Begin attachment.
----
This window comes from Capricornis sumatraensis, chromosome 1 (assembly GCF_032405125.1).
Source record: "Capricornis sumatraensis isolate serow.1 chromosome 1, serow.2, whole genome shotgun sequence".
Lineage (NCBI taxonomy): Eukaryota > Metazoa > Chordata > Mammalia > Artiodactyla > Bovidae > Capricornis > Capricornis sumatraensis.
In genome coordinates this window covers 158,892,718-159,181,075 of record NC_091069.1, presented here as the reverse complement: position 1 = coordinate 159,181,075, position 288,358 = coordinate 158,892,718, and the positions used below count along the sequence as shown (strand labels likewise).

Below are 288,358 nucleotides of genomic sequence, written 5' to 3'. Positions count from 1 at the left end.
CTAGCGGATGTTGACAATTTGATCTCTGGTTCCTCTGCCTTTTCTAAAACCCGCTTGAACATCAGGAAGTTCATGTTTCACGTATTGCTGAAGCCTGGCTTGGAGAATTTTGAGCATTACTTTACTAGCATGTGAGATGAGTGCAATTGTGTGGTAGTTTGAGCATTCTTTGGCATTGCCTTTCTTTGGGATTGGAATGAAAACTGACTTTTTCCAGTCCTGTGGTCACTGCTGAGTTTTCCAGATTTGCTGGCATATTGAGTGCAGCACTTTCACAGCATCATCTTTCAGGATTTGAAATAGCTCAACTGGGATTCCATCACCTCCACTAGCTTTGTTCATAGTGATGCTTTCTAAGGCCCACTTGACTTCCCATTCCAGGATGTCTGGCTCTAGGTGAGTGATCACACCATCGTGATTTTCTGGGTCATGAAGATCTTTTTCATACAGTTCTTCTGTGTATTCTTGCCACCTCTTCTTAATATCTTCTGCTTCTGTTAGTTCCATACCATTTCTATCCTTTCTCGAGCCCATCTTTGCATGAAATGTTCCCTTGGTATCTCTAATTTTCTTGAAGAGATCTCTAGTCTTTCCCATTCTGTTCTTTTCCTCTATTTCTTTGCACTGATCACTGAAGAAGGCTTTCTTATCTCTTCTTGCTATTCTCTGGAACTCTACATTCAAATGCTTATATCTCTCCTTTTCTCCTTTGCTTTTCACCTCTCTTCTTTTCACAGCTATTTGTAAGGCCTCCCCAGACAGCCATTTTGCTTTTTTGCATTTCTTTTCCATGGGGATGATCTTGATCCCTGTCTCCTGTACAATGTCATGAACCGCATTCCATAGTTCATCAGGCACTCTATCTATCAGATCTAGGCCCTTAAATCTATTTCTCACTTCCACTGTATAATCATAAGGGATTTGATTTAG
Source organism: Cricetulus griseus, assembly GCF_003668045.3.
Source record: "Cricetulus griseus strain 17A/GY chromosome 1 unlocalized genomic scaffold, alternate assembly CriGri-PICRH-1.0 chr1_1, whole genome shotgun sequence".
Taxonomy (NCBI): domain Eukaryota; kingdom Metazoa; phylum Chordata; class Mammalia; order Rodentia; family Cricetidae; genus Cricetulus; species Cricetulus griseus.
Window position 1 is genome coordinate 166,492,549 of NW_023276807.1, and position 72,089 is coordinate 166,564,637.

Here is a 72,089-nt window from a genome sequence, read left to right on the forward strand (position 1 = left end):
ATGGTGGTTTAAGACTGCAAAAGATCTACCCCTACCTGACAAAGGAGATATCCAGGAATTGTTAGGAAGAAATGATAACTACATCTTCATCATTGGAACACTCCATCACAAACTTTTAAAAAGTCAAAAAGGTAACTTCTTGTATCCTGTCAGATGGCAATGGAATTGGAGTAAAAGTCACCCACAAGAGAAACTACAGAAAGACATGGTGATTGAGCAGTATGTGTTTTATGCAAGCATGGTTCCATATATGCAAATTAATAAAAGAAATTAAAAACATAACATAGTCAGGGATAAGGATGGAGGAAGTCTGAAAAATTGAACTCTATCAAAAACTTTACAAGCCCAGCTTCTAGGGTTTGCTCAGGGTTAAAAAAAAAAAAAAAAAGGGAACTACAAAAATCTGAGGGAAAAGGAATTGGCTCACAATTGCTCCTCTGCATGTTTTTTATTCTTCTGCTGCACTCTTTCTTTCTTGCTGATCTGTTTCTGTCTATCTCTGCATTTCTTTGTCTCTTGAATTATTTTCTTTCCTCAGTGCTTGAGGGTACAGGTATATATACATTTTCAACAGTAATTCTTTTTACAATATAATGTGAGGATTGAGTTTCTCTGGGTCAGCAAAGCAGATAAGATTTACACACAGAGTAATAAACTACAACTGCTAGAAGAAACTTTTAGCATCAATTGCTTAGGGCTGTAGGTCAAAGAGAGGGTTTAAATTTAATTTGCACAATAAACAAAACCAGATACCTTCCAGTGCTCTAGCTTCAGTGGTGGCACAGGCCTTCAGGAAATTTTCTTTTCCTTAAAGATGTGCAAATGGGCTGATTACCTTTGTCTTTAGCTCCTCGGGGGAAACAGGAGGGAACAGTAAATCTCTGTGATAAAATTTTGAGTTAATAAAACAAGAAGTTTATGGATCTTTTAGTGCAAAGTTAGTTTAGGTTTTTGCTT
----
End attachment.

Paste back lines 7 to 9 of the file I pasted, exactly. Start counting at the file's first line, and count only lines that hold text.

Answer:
Source organism: Cricetulus griseus, assembly GCF_003668045.3.
Source record: "Cricetulus griseus strain 17A/GY chromosome 1 unlocalized genomic scaffold, alternate assembly CriGri-PICRH-1.0 chr1_1, whole genome shotgun sequence".
Taxonomy (NCBI): domain Eukaryota; kingdom Metazoa; phylum Chordata; class Mammalia; order Rodentia; family Cricetidae; genus Cricetulus; species Cricetulus griseus.